Growth is a subject which divides opinion in Jersey like no other. A thriving (aka growing) economy is the engine of the island’s prosperity; and that prosperity attracts, and in many ways, depends on, people coming here to work.
Yet the natural environment does not take kindly to the repercussions of population growth – the recent island plan debate over where to put thousands of new homes is just one example of what happens. Greater consumption, more waste, less space.
How you choose to balance those issues dictates where you stand on this, and the last month has seen some interesting facts emerge which are influencing opinion.
The latest official census recorded a population number of 103,267 – higher than the previous census, but lower than more recent official population estimates, with the reduction blamed on... wait for it...covid and Brexit. Isn’t everything?
That document also suggested there were more than 4,000 private homes lying empty.
Any employer in Jersey knows from first-hand experience how tough it is to find the staff they need.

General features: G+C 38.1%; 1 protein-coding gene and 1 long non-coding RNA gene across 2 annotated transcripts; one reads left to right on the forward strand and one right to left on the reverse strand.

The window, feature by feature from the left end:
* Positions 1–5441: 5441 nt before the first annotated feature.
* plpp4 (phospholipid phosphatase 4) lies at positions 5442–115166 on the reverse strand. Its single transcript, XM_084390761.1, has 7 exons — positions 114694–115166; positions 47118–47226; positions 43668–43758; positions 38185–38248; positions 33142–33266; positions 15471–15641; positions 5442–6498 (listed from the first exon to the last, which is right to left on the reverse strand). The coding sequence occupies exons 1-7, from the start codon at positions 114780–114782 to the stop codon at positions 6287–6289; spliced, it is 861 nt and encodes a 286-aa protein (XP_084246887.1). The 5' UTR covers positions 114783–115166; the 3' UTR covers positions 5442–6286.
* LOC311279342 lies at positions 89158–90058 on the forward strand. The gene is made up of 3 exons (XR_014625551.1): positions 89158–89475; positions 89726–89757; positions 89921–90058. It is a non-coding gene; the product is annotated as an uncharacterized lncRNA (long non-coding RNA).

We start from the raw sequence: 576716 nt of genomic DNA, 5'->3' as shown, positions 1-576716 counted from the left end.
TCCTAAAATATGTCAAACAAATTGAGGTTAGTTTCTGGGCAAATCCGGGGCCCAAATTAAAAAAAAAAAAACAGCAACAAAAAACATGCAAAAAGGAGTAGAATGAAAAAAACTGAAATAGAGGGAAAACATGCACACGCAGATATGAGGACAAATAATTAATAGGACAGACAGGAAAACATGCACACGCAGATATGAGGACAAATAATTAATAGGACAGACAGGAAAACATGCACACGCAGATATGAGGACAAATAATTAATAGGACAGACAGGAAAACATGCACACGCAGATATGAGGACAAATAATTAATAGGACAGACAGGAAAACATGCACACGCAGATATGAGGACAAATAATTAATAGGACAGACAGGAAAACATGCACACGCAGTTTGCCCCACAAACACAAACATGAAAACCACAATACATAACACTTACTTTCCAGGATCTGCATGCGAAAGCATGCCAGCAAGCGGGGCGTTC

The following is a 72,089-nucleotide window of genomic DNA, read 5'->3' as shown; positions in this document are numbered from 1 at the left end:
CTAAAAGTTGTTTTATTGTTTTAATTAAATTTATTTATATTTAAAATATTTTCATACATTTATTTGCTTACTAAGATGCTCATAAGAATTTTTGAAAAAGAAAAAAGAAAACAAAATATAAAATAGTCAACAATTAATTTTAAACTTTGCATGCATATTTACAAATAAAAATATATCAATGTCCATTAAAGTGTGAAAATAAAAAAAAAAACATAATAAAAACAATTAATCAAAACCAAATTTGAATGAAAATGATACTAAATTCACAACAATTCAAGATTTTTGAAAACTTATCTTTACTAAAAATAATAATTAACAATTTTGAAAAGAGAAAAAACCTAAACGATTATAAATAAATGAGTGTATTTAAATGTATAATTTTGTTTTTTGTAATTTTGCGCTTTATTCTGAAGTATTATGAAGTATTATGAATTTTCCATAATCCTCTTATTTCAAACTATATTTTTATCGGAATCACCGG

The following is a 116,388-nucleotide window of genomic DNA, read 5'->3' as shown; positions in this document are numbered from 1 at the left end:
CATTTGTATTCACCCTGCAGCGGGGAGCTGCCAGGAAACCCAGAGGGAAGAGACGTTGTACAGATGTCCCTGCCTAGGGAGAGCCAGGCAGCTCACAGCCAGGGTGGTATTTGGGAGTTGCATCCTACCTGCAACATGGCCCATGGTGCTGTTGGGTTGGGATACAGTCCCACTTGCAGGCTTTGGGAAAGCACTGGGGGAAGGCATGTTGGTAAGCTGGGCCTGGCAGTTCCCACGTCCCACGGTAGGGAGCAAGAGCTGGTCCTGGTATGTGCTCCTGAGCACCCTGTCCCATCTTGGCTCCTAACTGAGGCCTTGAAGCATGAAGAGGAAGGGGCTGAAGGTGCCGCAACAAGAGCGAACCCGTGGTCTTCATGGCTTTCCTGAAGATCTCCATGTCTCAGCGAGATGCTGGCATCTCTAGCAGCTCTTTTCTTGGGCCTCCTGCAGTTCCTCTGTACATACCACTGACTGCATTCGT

So, have we reached a point when continuous growth is faltering? And if so, how do we adapt to ensure continued prosperity?
One man with an interesting take on this is Nigel Blandin, the recently retired founder of 4Group. Connect speaks to him on page 18; he describes continuous growth at all costs as “the philosophy of the cancer cell,” and argues that with finite resources, we need to recalibrate our expectations, prioritising our quality of life.
But clearly that is not straight forward as often our quality of life depends on services which can only be viable in a thriving economy with the demand and affluence to support them.
It is a debate which few politicians are willing to tackle head on in Jersey, and the coming elections next month should give voters the chance to dig out their views on this most important of subjects.
‘Population growth’ is often cited by voters at election time as their number one issue, underpinning all others – this is the one time when they can pin down prospective candidates on their thinking... yet somehow, the argument always seems to drain away into the sand of half-truths and conflicting promises.
Connect is here to continually provide the info for you to make sense of those, and to have the material you need to challenge at election time.
Enjoy stocking up!